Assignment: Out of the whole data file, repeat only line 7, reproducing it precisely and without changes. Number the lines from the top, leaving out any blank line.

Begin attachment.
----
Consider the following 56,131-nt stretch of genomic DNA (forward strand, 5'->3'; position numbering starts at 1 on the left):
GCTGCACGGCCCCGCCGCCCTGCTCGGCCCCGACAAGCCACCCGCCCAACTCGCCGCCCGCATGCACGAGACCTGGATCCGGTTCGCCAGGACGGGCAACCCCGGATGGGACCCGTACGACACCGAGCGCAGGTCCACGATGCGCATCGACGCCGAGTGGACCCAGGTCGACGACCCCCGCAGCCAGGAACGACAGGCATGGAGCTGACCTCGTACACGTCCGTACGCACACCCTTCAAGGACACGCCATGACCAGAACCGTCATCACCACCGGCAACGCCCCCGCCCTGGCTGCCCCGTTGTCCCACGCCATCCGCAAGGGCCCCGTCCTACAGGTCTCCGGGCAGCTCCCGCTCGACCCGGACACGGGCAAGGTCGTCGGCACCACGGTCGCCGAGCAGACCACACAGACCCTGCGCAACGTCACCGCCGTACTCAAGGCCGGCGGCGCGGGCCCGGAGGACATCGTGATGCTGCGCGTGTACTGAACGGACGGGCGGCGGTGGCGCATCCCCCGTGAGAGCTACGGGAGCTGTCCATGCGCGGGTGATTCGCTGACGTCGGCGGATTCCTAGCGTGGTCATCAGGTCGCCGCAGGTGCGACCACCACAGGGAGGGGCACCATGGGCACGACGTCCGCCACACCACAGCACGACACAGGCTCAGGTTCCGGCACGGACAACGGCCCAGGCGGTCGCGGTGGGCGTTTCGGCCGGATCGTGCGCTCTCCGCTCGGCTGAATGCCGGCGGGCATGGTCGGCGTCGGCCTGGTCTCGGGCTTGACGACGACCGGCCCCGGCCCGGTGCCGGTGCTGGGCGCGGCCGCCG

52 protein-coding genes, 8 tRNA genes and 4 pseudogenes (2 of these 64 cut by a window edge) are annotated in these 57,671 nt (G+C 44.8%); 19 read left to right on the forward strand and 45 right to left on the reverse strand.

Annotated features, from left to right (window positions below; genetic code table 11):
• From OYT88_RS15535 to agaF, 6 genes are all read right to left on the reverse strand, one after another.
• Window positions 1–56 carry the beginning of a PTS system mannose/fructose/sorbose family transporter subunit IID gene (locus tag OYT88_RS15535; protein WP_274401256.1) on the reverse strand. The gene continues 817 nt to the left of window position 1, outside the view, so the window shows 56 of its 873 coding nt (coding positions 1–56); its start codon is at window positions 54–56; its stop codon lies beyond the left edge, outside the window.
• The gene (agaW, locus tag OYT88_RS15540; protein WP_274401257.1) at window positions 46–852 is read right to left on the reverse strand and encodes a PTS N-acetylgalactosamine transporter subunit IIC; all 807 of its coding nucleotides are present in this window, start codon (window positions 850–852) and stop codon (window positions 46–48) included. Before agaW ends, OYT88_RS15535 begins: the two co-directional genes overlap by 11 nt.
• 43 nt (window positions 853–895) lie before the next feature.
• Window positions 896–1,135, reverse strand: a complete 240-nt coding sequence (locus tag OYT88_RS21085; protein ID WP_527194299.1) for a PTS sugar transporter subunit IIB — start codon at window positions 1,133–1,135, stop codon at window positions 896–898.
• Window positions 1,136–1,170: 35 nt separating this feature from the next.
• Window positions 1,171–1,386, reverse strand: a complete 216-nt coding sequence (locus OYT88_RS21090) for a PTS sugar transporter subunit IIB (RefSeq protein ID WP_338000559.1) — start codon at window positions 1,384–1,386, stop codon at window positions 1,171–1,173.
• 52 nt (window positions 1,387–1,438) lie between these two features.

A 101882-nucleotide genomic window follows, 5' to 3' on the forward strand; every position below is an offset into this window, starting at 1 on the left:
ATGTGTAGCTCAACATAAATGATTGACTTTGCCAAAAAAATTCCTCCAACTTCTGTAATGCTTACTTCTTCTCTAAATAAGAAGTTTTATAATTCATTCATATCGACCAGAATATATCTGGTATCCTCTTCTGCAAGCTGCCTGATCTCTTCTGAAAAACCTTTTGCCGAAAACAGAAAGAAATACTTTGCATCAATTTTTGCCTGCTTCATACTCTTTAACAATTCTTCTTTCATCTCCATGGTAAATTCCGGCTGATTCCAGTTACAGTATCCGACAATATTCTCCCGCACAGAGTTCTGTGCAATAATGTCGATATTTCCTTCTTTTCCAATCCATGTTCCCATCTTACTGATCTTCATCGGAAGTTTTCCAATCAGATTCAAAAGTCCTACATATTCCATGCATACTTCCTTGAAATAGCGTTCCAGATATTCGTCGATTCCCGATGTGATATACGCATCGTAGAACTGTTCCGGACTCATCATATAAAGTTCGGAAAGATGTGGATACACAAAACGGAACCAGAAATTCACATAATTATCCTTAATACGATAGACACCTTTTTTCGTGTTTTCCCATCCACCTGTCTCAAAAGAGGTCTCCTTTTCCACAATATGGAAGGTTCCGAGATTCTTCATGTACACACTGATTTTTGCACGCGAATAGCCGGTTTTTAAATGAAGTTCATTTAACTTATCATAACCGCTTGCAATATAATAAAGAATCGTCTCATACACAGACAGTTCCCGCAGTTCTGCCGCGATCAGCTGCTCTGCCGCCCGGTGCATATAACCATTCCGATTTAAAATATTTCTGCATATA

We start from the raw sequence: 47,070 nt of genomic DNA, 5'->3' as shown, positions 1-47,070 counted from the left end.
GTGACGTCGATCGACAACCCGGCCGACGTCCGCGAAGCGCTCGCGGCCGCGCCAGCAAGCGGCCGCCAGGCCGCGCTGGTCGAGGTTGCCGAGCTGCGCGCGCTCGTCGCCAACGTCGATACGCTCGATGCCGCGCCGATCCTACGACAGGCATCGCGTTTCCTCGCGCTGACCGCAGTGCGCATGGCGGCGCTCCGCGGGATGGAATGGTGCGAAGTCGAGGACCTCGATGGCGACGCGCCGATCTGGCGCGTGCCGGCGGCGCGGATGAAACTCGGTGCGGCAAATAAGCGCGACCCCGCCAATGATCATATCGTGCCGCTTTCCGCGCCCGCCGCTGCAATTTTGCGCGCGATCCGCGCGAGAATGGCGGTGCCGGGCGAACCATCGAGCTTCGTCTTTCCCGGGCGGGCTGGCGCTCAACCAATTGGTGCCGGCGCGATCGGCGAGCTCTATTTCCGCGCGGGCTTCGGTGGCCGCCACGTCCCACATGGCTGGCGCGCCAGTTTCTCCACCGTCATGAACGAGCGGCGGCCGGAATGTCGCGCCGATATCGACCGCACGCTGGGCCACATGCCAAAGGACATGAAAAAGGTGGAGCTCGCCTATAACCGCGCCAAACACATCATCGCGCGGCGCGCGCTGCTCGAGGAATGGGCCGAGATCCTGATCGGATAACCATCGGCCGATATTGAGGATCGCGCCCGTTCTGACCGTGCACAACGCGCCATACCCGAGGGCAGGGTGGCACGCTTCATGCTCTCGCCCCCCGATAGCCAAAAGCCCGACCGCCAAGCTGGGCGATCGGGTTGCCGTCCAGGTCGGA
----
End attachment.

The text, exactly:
• The gene (agaW, locus tag OYT88_RS15540; protein WP_274401257.1) at window positions 46–852 is read right to left on the reverse strand and encodes a PTS N-acetylgalactosamine transporter subunit IIC; all 807 of its coding nucleotides are present in this window, start codon (window positions 850–852) and stop codon (window positions 46–48) included. Before agaW ends, OYT88_RS15535 begins: the two co-directional genes overlap by 11 nt.